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I see a lot of women who are three years out from having a kid, and they still haven't been able to have sex because of pain. And they waited three years, because everyone just kept telling them, well wait. If things aren't better after like eight to 10 weeks, you need to be seen. So I wanted women to have that information that that they need to know when things might be going wrong that they need to speak up. And if the person's not listening, then maybe I can give them the words to either get that person to listen or find someone who can.

You have a lot of good information in here about sex. I was particularly interested in the longstanding debate over whether there is a G spot, and whether stimulating it will cause women to squirt during orgasm. Where do you stand on this subject that has been debated for decades but never entirely resolved?

Well, there is no hidden gland in the vaginal tract canal that we don't know about. I've taken many vaginas apart. I've operated on many vaginas, as have many other gynecologists. If there was a hidden gland, we would have found it. So I think that's really important.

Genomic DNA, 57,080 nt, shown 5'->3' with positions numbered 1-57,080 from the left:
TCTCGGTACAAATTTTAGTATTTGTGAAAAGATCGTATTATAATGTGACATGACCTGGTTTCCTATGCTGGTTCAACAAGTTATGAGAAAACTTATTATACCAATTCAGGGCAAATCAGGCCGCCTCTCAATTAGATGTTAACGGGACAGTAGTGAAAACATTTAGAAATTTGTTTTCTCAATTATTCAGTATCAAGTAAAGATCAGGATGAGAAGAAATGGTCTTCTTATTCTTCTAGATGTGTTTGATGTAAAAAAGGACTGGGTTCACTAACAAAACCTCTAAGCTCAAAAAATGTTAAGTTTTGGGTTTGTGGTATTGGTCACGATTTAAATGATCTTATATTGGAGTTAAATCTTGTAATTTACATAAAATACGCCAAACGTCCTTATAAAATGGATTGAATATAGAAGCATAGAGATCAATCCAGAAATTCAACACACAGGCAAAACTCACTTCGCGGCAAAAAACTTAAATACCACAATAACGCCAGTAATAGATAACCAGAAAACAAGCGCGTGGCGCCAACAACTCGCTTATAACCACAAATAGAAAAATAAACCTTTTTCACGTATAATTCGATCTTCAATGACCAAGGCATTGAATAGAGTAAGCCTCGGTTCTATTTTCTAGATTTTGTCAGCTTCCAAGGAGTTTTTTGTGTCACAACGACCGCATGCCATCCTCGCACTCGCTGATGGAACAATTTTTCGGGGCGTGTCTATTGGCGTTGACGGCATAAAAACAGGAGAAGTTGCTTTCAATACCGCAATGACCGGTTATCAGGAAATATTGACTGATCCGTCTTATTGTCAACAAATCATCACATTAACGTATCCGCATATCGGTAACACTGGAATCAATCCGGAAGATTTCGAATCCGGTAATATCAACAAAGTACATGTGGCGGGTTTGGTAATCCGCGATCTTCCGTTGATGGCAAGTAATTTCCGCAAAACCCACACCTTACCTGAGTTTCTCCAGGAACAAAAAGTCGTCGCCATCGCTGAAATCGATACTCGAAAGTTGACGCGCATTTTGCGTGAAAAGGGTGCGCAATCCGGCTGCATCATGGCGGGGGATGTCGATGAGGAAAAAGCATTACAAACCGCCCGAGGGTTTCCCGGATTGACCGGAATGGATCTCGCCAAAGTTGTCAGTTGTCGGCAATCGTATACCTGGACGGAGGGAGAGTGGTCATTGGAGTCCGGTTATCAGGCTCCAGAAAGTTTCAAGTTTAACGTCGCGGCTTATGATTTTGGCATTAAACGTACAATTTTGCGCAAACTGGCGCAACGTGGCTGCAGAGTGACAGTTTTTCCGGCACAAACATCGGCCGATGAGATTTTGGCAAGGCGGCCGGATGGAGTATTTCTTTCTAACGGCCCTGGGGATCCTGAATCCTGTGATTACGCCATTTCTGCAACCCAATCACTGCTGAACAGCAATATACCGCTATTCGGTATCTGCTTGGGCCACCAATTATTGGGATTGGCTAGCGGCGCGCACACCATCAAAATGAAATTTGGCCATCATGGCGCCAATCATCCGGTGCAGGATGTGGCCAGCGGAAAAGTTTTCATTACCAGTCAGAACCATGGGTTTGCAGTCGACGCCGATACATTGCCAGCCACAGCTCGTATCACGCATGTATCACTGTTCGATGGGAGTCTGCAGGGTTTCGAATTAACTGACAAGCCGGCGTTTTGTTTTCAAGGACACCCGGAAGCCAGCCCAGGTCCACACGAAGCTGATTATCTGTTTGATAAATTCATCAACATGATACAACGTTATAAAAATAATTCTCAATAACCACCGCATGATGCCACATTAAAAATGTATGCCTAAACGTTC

Nobody ever goes back to the original article written by Gräfenberg. I did. He was talking about an area that was clearly where the clitoris wraps around the urethra. The whole idea of the G-spot clearly comes from people who don't understand how large and internal most of the clitoris is.

This clitoral erectile tissue in this location — [which] somehow became some magical spot that you're going to touch. So there is no "hidden" G spot. Definitely many women have areas that are very intimate with the undersurface or close to the urethra that are very sensitive with the right stimulation, because there's a lot of clitoral erectile tissue there.